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Tea and physio

cup of tea

My mother, due to her superhuman powers, was let out of hospital at the weekend. Her health, at 94, was so good, that she was given an epidural, not general anaesthetic, when they pinned her broken hip. (She described the op as ‘like a party’).

She is now at home with a rota of carers in attendance. Being my mother this meant that, on her first morning back, she got out of bed in the morning to make herself some tea and toast (which took her hours, but she’s nothing if not bloody-minded), before hobbling back to bed so that she could graciously wait for the carer to arrive to help her get out of bed.

So she’s on the mend. But this is what fascinates me. Before she was allowed home she had to show the physios that she was capable of making a cup of tea. In fairness, I suppose getting a brew on does combine several skills. But I’m reckoning that nowhere else in the world is your tea-making ability evaluated by health professionals.

I mean, do you get points knocked off for not warming the pot, or putting the milk in last (or first, whatevs, ed) and does your inability to open a biscuit tin count against you? Do they want to see your fine motor skills evidenced by one lump, or two? And what happens, if like my mother, you can’t stand milk and ask for a lemon and a sharp knife (actually I know the answer to that; the aforementioned, and rather fazed health professional then allows my highly amused mother to play ‘lets pretend to make the tea’).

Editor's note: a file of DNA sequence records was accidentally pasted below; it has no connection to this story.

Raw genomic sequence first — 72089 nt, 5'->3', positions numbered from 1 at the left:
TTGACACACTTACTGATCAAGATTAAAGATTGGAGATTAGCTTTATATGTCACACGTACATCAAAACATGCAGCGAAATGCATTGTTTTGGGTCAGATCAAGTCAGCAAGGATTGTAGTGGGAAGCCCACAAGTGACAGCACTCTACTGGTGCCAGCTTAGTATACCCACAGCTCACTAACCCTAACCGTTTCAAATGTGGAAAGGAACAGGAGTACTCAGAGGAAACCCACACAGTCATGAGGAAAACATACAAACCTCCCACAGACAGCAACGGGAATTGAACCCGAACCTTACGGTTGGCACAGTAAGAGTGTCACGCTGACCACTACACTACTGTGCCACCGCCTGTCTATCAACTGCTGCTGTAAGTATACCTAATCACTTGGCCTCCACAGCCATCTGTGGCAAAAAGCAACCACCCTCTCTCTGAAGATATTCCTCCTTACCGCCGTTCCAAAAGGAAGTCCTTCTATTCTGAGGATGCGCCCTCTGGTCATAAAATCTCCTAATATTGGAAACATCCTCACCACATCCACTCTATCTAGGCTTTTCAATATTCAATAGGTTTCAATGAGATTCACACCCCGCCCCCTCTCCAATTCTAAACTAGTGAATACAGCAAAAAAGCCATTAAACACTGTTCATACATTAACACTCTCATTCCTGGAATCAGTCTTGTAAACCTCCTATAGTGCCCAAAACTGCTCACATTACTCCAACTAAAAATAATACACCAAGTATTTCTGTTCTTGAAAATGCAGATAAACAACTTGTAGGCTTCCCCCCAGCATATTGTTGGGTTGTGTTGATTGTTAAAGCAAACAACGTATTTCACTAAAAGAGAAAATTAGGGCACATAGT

What happens in other countries? Do Italians have to rustle up an espresso? Are the French asked to uncork a bottle of wine? And do the Aussies have to pull open a tinnie?

Picture courtesy of http://commons.wikimedia.org/wiki/File:Cup_of_tea,_Scotland via Creative Commons

About elainecanham

I started blogging because I'm a writer, and I thought I ought to. Now I realise that I blog because I lwant to; even when I can't think of much to say. I do a lot of work for local businesses - get in touch if you like my style.


22 thoughts on “Tea and physio

  1. When my brother was released from rehab, he was made to get on and off the can. That’s the northeast for you.

    Posted by naptimethoughts | February 3, 2015, 9:25 pm
    • Oh, and there was a fake kitchen, but he wasn’t made to do anything but open the fridge. We like our food pre-prepared.

      Posted by naptimethoughts | February 3, 2015, 9:26 pm
    • I suppose it has the merit of being practical. Mum isn’t allowed to get anything out of the freezer or the oven, because she’s not supposed to bend down. Try telling her that.

      Posted by elainecanham | February 3, 2015, 11:55 pm
  2. Good stuff, Elaine. Light and funny way to start my day in Erie, Pennsylvania (USA) with a blizzard going on outside. Peace, John

    Posted by John Coleman | February 2, 2015, 3:07 pm
  3. I hear, though I can’t be sure, that some areas in the the deep South here require you to demonstrate that your rib bar-b-queing(sic?) skills are intact and can still pop a beer top with one hand before being dismissed from the hospital. 😉

    Posted by lbwoodgate | January 27, 2015, 4:09 pm